Multi-input monitoring devices like this can support more than 50 inputs, depending on configuration, with a single device. A similar setup using a discrete implementation would require approximately 200 discrete components, all of which need appropriate selection, sizing and matching in order to meet specific performance targets (see Figure 2). In addition to the increased design complexity, multichannel discrete solutions consume more board space.

The reduction in board space gained from the use of multi-input monitoring devices means that you can include additional functionality in your designs that would otherwise not be possible. A reduction in board space also enables differentiated designs with smaller or unique form factors. Having fewer points of failure within an industrial design helps reduce the overall system failure rate and associated repair and maintenance costs. You can easily scale your input-monitoring solutions while minimizing design complexity and design risk with such input monitoring devices.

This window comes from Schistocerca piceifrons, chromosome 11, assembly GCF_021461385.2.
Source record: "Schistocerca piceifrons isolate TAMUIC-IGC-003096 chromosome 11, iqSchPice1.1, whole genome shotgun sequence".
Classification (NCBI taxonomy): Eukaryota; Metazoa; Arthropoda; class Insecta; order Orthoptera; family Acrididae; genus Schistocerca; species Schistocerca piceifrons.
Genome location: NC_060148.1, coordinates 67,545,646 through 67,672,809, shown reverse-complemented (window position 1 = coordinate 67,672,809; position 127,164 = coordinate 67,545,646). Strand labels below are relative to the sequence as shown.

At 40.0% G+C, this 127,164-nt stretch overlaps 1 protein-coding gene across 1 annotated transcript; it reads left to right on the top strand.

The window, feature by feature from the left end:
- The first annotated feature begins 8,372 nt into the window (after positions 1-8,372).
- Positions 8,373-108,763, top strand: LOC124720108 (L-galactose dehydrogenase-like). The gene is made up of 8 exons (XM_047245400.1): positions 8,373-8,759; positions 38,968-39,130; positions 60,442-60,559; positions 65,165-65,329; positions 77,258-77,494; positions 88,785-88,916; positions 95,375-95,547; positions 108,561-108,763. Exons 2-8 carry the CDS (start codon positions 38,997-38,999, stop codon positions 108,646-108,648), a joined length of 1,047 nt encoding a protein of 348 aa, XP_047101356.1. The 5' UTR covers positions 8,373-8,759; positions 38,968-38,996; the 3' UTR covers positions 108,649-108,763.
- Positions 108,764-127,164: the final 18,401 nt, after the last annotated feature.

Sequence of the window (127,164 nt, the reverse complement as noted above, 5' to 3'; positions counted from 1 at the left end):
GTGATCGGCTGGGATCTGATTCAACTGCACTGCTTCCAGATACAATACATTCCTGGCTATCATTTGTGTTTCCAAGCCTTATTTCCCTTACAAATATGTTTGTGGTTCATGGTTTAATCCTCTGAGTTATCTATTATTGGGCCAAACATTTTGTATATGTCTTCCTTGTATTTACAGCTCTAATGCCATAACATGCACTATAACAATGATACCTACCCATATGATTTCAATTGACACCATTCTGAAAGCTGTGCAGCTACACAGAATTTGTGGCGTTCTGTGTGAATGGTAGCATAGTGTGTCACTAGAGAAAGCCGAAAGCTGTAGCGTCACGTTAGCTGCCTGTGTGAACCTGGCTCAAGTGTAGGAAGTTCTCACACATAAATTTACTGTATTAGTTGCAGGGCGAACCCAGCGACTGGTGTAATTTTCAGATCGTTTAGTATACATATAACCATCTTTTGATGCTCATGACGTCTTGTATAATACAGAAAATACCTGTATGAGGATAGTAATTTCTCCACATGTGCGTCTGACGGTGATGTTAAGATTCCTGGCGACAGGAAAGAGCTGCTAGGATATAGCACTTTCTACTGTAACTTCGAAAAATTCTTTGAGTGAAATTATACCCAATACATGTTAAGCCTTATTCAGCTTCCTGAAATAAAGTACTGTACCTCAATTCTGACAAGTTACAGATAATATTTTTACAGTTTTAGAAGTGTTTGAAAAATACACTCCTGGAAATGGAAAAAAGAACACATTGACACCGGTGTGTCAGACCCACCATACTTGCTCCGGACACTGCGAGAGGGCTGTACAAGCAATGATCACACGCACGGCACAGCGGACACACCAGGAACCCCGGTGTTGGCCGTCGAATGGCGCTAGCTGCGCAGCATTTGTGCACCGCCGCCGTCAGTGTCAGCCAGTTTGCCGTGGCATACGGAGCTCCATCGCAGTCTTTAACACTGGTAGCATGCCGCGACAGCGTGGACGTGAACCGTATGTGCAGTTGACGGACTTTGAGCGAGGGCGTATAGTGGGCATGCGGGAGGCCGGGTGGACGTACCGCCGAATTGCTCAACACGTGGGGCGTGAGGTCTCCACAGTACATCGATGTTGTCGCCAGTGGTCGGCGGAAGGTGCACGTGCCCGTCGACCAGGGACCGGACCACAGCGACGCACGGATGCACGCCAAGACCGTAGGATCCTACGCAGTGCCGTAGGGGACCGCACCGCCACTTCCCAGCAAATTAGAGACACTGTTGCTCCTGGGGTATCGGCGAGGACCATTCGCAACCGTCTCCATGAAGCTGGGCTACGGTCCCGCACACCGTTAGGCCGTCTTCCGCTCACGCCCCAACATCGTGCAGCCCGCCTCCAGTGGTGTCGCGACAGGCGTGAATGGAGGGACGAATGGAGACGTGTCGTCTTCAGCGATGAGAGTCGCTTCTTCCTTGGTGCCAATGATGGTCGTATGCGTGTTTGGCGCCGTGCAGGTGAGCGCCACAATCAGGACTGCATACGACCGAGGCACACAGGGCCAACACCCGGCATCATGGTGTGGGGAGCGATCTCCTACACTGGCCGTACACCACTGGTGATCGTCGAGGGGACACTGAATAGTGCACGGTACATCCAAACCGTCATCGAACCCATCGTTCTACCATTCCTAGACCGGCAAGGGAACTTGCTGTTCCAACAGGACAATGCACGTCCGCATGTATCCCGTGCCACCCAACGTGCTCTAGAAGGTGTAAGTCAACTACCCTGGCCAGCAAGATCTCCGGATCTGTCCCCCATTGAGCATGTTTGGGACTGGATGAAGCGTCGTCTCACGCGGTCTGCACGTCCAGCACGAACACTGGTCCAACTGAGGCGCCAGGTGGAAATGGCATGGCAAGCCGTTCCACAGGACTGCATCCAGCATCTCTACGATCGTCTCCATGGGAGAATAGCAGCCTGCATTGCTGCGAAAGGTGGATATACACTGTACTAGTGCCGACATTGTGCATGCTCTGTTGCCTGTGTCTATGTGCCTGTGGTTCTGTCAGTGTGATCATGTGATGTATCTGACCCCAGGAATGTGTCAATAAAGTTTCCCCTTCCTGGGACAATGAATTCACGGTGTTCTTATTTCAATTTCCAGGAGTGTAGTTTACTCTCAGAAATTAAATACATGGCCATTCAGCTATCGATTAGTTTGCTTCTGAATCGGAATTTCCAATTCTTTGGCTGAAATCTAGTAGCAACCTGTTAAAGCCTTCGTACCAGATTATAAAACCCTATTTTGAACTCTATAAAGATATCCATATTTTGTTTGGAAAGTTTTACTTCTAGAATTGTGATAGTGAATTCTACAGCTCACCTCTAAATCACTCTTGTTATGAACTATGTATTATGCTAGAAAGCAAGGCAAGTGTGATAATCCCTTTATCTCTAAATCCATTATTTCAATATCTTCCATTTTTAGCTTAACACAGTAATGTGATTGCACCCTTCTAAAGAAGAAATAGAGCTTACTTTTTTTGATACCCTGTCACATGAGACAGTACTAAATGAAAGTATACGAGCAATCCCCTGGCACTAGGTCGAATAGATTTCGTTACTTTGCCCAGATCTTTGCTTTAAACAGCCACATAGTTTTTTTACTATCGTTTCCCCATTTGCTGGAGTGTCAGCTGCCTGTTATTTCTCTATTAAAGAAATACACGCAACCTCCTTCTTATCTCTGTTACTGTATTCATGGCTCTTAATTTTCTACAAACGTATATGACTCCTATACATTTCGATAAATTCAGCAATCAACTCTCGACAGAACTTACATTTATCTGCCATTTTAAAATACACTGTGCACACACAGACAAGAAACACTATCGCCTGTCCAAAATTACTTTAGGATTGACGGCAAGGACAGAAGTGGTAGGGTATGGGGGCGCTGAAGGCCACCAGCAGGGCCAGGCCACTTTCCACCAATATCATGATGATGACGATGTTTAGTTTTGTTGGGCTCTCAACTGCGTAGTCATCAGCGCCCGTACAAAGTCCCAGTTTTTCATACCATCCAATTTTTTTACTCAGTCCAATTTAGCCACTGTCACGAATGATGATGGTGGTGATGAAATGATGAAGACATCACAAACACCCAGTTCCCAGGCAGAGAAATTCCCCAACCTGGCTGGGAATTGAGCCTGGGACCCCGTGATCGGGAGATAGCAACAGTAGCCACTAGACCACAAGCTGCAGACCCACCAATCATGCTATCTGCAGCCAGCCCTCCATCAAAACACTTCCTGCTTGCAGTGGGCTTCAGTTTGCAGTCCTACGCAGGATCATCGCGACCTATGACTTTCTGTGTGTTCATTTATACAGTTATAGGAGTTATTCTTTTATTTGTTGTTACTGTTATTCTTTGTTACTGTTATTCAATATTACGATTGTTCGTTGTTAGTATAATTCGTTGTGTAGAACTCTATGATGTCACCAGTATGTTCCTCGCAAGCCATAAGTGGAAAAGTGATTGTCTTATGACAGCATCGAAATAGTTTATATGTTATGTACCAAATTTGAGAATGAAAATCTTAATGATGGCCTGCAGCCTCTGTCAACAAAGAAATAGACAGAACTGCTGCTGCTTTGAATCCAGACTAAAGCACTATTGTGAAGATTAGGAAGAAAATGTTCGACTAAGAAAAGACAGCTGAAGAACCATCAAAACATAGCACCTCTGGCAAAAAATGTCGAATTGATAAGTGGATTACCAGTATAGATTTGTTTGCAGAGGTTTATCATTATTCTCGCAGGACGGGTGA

Figure 2

Size comparison between discrete and integrated multichannel input detection.

Size comparison between discrete and integrated multichannel input detection.

Another challenge when using discrete input-monitoring design approaches is how to seamlessly accommodate and manage a variety of input types. For example, a system with multiple resistor-coded switches, analog sensors and contact switches would require you to complement your discrete design with many additional components. You would need to add analog-to-digital converter (ADC) functionality to help resolve the resistor-coded switch inputs (see Figure 3), as well as the analog sensor inputs. In addition, discrete designs need updating to help source the wetting currents that the contact switches require. You would need to perform additional engineering work in order to ensure that the wetting currents are adjustable over time, as the contact switch resistance changes during the application’s lifetime.